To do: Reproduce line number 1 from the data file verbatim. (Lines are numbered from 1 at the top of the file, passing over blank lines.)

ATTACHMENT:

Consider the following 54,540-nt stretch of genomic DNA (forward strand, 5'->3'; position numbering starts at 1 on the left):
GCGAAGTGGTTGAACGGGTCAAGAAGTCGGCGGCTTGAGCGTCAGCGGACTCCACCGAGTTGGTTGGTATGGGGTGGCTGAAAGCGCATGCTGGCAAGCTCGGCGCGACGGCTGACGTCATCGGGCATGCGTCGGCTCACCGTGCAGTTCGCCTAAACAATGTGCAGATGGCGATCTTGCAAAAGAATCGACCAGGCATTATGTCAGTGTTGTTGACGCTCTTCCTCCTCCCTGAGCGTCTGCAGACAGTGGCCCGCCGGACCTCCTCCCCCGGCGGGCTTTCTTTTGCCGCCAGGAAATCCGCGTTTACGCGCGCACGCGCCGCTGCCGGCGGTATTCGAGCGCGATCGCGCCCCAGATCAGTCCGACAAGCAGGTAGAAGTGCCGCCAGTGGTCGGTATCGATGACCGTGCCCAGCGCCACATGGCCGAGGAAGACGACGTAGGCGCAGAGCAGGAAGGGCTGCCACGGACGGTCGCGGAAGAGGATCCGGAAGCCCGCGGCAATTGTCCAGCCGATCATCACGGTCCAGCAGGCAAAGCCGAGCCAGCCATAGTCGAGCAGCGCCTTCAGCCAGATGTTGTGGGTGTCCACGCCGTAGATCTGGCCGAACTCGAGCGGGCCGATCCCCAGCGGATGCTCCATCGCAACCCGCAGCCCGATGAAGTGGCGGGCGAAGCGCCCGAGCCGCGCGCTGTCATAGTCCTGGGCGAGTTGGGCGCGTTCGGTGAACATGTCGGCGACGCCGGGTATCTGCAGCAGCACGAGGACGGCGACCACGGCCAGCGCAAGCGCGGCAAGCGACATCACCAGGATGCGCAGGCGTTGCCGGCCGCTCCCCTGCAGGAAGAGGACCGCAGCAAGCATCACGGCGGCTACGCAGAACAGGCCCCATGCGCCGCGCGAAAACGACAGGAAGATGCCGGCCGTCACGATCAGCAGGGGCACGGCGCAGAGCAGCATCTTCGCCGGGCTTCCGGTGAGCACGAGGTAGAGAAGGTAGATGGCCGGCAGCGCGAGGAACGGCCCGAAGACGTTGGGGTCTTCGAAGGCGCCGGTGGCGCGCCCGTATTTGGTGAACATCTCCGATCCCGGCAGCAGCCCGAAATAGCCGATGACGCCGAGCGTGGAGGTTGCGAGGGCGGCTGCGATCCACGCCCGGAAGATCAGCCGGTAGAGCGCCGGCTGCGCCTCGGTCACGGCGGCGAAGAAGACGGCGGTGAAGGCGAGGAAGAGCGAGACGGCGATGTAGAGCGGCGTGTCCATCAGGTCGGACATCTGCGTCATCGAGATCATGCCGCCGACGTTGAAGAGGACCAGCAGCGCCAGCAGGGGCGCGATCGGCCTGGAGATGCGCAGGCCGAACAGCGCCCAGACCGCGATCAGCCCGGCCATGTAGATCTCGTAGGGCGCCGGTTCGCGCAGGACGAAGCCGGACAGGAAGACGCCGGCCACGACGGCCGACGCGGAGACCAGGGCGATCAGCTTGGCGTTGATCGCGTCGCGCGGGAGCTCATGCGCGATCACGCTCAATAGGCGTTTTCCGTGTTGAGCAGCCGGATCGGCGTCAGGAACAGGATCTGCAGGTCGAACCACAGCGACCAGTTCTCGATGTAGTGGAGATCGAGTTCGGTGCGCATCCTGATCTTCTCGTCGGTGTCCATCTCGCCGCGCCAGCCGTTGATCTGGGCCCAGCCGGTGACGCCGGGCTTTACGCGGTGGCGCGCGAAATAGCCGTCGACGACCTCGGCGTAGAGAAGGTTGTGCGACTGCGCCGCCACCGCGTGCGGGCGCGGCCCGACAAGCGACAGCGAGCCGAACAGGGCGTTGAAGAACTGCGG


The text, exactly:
Consider the following 54,540-nt stretch of genomic DNA (forward strand, 5'->3'; position numbering starts at 1 on the left):